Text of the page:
‘State of Optometry’ sets profession’s path to the futureJuly 25, 2013
Optometry’s Meeting® attendees got a good look at the present and a glimpse of the future during the State of Optometry summit in June.
Presented by AOAExcel™ and Jobson Optical Group, with co-sponsors Essilor and VisionWeb, the summit offered “An Action-Oriented Analysis of the State of the Optometric Profession.”
The actionable analytics can “help optometry take advantage of the opportunities,” said Barry Barresi, O.D., Ph.D., AOA executive director and AOAExcel™ CEO.
The analysis breaks the current status of optometry and its role in delivering eye care to the public into six influencers: output, supply, demand, government, payers, and technology.
Review of Optometric Business Professional Editor Mark Wright, O.D., offered an overview of optometry’s current spot in the marketplace.
“Optometry dominates the primary eye care market,” he noted. “But has not optimized the frequency of patient visits.”
Currently, optometrists account for 85 percent of comprehensive eye exams with an average interval of 25 months between exams.
“This is well above the 12-month recommendation,” Dr. Wright said.
“If ODs were to reduce the average interval between eye exams from 25 months to 18 months, ODs would perform an additional 34 million eye exams annually, a 39 percent increase,” according to the report.
Other suggestions to improve output include:
- Improve recall processes
- Upgrade eyewear purchase experiences
- Broaden scope of practice
In 2012, there were 58,000 licensed eye care providers in the U.S., and by 2020 there are projected to be 64,300. The vision correction population is expected to grow just 8 percent during the same timeframe.
“With one licensed eye care provider per 3,500 people using vision correction, there is no under supply,” Dr. Wright said.
The report suggests the number of practicing ODs will grow faster than demand for vision care, but slower than demand for medical eye care.
Strategies to improve supply include:
- Differentiate the practice’s value proposition and fill in gaps to medical eye care access
- Increase hourly production
Increased demand from existing patients and expanded care for older populations and those at risk for eye disease offer opportunities for optometry.
Nearly 200 million Americans require vision correction, which is 65 percent of the population.
As the baby boomer generation ages, the U.S. Census Bureau estimates the over-55 population will grow by 10 percent between 2010 and 2020. In turn, a 2 percent annual increase in the number of patients with diabetes, cataracts, glaucoma, macular degeneration and age-related eye diseases will occur.
Priorities to increase patient demand for eye care services include:
- Improve patient education to increase utilization of eye care
- Market medical eye care services
- Capture new demand from expansion of eye care benefits, including government and other third-party plans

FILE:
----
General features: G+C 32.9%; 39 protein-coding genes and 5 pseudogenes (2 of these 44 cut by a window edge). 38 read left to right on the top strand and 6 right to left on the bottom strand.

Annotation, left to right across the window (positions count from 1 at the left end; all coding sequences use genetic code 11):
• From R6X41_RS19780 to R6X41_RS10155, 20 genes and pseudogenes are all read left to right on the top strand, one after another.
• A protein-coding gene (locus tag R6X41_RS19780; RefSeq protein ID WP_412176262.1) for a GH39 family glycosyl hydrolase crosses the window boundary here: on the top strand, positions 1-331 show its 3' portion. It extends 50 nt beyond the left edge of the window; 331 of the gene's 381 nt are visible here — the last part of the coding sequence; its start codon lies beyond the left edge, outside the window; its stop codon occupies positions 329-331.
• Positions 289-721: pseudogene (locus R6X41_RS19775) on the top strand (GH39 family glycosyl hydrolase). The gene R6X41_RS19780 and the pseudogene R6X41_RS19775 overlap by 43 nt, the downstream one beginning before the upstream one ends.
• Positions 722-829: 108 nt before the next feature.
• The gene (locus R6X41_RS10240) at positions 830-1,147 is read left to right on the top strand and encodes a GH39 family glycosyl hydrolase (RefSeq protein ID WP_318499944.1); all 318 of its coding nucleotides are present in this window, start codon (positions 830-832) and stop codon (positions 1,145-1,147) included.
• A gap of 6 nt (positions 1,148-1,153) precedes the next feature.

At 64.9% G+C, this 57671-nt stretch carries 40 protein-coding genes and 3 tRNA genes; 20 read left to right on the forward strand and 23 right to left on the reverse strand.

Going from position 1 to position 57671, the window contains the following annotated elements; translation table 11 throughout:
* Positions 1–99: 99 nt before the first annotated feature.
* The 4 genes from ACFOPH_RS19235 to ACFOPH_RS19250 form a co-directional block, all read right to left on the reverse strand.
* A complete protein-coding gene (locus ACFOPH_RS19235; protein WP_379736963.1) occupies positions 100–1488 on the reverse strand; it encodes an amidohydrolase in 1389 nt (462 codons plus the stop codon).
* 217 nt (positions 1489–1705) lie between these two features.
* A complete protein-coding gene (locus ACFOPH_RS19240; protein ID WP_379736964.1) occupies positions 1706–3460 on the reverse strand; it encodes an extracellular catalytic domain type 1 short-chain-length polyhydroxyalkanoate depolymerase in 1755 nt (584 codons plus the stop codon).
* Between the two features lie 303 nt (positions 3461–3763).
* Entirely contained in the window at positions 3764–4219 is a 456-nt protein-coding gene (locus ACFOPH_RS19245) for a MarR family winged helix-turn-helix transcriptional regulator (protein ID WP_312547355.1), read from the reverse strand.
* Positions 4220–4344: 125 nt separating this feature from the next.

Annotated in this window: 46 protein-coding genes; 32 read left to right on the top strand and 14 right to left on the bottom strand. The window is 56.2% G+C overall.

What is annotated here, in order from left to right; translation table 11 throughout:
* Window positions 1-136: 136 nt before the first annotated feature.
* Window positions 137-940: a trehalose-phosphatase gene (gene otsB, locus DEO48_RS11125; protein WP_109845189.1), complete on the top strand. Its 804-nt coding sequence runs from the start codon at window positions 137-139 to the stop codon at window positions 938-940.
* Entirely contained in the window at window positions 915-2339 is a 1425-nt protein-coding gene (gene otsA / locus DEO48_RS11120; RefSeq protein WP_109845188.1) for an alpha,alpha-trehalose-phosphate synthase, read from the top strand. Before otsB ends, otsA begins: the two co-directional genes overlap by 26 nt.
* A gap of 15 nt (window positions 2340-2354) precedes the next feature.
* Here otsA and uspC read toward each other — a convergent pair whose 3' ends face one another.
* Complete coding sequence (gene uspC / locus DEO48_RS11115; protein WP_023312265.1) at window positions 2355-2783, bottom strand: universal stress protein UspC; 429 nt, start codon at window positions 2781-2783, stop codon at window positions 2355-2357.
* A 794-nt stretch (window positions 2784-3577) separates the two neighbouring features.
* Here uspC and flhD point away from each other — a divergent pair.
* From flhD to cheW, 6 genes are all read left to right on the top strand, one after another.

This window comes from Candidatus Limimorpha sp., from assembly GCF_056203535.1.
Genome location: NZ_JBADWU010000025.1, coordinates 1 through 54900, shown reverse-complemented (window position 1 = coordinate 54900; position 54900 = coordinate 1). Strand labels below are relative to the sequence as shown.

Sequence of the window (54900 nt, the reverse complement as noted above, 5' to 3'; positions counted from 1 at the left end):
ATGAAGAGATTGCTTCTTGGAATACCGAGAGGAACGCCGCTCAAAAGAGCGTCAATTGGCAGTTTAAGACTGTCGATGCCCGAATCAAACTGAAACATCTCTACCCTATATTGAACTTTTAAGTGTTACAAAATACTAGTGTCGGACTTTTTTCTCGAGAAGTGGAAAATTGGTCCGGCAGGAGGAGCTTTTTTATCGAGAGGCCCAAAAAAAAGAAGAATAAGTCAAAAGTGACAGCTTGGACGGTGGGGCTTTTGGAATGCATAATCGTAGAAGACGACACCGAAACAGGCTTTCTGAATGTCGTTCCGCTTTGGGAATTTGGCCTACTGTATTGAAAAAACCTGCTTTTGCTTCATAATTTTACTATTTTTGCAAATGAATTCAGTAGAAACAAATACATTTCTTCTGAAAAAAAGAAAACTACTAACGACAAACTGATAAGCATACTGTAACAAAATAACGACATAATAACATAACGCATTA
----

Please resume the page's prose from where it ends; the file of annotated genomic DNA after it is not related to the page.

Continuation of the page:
“We’re confident optometry will not only survive, but thrive,” said Dr. Wright.
As the scope of optometric practice continues to expand, the AOA and affiliates remain active in educating lawmakers about the profession.
A focus on advocacy led to the U.S. Department of Health & Human Services to define essential pediatric benefits as a yearly eye exam and materials, resulting in increased access to optometric services.
The AOA and affiliates will continue to address state laws regarding access, reimbursement and provider non-discrimination.
“The AOA and affiliates have done a remarkable job at putting the tools in place for optometry,” said Stephen M. Montaquila, O.D., AOA Third Party Center Executive Committee chair.
To continue expanding OD scope, the profession must encourage the following:
- Maintaining strong affiliate and AOA associations
- Pursuing lifelong learning
Third-party reimbursement accounts continue to play a growing role as revenue sources.
Optometrists reported two-thirds of revenue in 2011 coming from third-party sources, and only one-third coming directly from patients.
Effects from Medicaid expansion, the baby boomer increase in Medicare patients, accountable care organizations and mandated insurance coverage will all impact revenue from payers.
Optometrists should keep the following in mind:
- Understanding of contracts
- Understanding of the changing marketplace
- Recognition of opportunities
Paul E. McRae of AT&T Business Solutions offered a brief overview of the impact of new technologies on eye care. AT&T is a partner of AOAExcel™ and its health information technology connectivity solution.
New and emerging technologies are expected to expand and enhance diagnostic, management and communications capabilities for optometrists.
In 2012, 49 percent of ODs reported using electronic health records (EHRs), and an additional 18 percent said they planned to add an EHR system during the year.
McRae noted the new trend of cloud-based EHR systems, which are essential to connect with registries, health care providers, and third-party payers.
“It’s imperative that you embrace the technology,” McRae said. “With AOAExcel™ the AOA is giving you a path to success.”
Dr. Barresi echoed that emphasis.
“What we’re providing is a community,” he said. “The future of health IT is the cloud.”